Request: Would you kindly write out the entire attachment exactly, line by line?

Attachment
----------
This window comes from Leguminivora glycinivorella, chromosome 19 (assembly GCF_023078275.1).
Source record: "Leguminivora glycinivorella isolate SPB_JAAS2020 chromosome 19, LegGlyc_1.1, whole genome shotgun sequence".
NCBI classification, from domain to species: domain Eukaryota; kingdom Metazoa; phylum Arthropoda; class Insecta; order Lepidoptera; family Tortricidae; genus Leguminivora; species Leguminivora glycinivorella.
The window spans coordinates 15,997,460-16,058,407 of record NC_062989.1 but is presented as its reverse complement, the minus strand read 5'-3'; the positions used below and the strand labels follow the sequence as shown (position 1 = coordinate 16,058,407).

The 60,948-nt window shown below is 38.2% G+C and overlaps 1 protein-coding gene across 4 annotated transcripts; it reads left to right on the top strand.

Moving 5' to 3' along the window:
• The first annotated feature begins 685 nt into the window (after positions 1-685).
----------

This window comes from Leguminivora glycinivorella, chromosome 19 (assembly GCF_023078275.1).
Source record: "Leguminivora glycinivorella isolate SPB_JAAS2020 chromosome 19, LegGlyc_1.1, whole genome shotgun sequence".
NCBI classification, from domain to species: domain Eukaryota; kingdom Metazoa; phylum Arthropoda; class Insecta; order Lepidoptera; family Tortricidae; genus Leguminivora; species Leguminivora glycinivorella.
The window spans coordinates 15,997,460-16,058,407 of record NC_062989.1 but is presented as its reverse complement, the minus strand read 5'-3'; the positions used below and the strand labels follow the sequence as shown (position 1 = coordinate 16,058,407).

The 60,948-nt window shown below is 38.2% G+C and overlaps 1 protein-coding gene across 4 annotated transcripts; it reads left to right on the top strand.

Moving 5' to 3' along the window:
• The first annotated feature begins 685 nt into the window (after positions 1-685).